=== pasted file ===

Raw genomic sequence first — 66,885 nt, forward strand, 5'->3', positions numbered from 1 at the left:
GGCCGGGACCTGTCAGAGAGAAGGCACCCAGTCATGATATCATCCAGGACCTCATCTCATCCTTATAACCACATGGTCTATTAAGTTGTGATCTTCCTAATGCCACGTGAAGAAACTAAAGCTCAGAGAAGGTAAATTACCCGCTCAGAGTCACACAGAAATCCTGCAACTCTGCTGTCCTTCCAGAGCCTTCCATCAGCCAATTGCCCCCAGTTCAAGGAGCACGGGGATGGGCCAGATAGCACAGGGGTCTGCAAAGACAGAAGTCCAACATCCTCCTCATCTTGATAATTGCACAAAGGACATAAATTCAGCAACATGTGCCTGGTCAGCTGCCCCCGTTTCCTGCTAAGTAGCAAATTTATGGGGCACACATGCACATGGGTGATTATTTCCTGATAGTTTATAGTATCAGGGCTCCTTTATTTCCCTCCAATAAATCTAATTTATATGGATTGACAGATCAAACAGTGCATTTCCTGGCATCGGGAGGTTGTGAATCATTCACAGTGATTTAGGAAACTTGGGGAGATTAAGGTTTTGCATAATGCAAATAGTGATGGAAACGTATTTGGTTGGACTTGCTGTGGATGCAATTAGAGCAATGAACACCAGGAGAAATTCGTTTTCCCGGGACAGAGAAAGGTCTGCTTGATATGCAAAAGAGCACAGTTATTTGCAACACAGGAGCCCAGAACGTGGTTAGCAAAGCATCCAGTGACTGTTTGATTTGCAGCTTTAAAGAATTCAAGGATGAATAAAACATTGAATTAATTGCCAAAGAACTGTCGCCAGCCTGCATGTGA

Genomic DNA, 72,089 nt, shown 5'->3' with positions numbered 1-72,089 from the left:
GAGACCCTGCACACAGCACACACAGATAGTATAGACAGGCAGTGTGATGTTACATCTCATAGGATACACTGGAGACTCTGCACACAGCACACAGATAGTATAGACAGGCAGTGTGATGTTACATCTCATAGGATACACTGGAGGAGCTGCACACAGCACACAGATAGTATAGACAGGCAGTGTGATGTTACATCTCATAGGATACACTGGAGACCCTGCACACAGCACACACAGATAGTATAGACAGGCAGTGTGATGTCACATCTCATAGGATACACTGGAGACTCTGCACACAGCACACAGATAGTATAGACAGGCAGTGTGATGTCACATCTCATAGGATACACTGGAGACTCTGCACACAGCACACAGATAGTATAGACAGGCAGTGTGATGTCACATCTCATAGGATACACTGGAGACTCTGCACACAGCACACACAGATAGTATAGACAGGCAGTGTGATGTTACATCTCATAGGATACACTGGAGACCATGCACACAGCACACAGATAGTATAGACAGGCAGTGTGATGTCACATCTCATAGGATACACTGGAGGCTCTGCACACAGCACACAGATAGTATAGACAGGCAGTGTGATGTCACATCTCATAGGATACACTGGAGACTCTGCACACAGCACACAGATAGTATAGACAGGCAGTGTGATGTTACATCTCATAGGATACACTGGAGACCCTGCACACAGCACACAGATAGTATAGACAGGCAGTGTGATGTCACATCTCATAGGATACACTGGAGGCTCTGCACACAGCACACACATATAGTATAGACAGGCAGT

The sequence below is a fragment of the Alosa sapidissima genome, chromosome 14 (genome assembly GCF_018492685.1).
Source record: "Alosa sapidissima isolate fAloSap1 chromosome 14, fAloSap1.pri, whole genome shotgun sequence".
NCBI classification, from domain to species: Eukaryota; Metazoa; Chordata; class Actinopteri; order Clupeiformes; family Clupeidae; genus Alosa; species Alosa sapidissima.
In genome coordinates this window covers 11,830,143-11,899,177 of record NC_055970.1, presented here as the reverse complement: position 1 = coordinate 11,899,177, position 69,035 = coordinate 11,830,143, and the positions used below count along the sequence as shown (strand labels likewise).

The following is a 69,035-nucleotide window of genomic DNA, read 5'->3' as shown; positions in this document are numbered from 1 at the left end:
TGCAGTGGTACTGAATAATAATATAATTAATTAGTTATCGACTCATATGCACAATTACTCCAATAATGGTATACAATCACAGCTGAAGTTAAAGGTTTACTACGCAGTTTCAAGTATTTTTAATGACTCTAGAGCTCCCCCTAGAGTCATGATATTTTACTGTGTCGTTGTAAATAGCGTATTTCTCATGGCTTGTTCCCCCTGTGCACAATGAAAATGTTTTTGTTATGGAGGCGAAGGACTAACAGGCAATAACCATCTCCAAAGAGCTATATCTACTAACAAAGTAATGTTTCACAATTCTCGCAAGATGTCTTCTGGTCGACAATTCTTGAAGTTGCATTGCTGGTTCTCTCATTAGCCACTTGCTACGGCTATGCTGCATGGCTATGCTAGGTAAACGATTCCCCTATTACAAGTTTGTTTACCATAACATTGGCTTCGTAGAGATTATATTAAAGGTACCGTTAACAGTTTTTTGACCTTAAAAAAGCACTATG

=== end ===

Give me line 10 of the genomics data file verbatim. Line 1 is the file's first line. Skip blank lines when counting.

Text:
TGCAGTGGTACTGAATAATAATATAATTAATTAGTTATCGACTCATATGCACAATTACTCCAATAATGGTATACAATCACAGCTGAAGTTAAAGGTTTACTACGCAGTTTCAAGTATTTTTAATGACTCTAGAGCTCCCCCTAGAGTCATGATATTTTACTGTGTCGTTGTAAATAGCGTATTTCTCATGGCTTGTTCCCCCTGTGCACAATGAAAATGTTTTTGTTATGGAGGCGAAGGACTAACAGGCAATAACCATCTCCAAAGAGCTATATCTACTAACAAAGTAATGTTTCACAATTCTCGCAAGATGTCTTCTGGTCGACAATTCTTGAAGTTGCATTGCTGGTTCTCTCATTAGCCACTTGCTACGGCTATGCTGCATGGCTATGCTAGGTAAACGATTCCCCTATTACAAGTTTGTTTACCATAACATTGGCTTCGTAGAGATTATATTAAAGGTACCGTTAACAGTTTTTTGACCTTAAAAAAGCACTATG